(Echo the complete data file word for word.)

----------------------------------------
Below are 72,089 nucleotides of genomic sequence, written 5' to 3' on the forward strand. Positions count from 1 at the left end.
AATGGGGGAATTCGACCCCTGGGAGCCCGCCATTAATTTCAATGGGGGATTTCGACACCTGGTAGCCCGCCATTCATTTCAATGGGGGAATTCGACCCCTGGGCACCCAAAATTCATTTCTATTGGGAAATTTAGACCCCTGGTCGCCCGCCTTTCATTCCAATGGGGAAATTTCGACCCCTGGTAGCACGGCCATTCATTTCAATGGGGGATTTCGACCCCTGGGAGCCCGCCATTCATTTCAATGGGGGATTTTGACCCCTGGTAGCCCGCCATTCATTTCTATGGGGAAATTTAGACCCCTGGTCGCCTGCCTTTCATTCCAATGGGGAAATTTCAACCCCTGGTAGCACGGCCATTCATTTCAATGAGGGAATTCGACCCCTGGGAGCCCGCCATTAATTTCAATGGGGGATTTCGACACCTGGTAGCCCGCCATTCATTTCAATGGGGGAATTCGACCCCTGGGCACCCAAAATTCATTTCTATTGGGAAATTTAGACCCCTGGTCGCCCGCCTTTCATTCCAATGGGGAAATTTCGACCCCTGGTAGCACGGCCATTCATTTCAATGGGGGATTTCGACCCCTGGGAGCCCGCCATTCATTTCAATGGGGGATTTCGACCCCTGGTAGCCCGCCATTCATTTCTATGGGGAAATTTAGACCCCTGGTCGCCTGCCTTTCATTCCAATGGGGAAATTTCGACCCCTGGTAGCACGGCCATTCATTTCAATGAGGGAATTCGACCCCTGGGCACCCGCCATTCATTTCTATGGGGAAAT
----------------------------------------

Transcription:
Below are 72,089 nucleotides of genomic sequence, written 5' to 3' on the forward strand. Positions count from 1 at the left end.
AATGGGGGAATTCGACCCCTGGGAGCCCGCCATTAATTTCAATGGGGGATTTCGACACCTGGTAGCCCGCCATTCATTTCAATGGGGGAATTCGACCCCTGGGCACCCAAAATTCATTTCTATTGGGAAATTTAGACCCCTGGTCGCCCGCCTTTCATTCCAATGGGGAAATTTCGACCCCTGGTAGCACGGCCATTCATTTCAATGGGGGATTTCGACCCCTGGGAGCCCGCCATTCATTTCAATGGGGGATTTTGACCCCTGGTAGCCCGCCATTCATTTCTATGGGGAAATTTAGACCCCTGGTCGCCTGCCTTTCATTCCAATGGGGAAATTTCAACCCCTGGTAGCACGGCCATTCATTTCAATGAGGGAATTCGACCCCTGGGAGCCCGCCATTAATTTCAATGGGGGATTTCGACACCTGGTAGCCCGCCATTCATTTCAATGGGGGAATTCGACCCCTGGGCACCCAAAATTCATTTCTATTGGGAAATTTAGACCCCTGGTCGCCCGCCTTTCATTCCAATGGGGAAATTTCGACCCCTGGTAGCACGGCCATTCATTTCAATGGGGGATTTCGACCCCTGGGAGCCCGCCATTCATTTCAATGGGGGATTTCGACCCCTGGTAGCCCGCCATTCATTTCTATGGGGAAATTTAGACCCCTGGTCGCCTGCCTTTCATTCCAATGGGGAAATTTCGACCCCTGGTAGCACGGCCATTCATTTCAATGAGGGAATTCGACCCCTGGGCACCCGCCATTCATTTCTATGGGGAAAT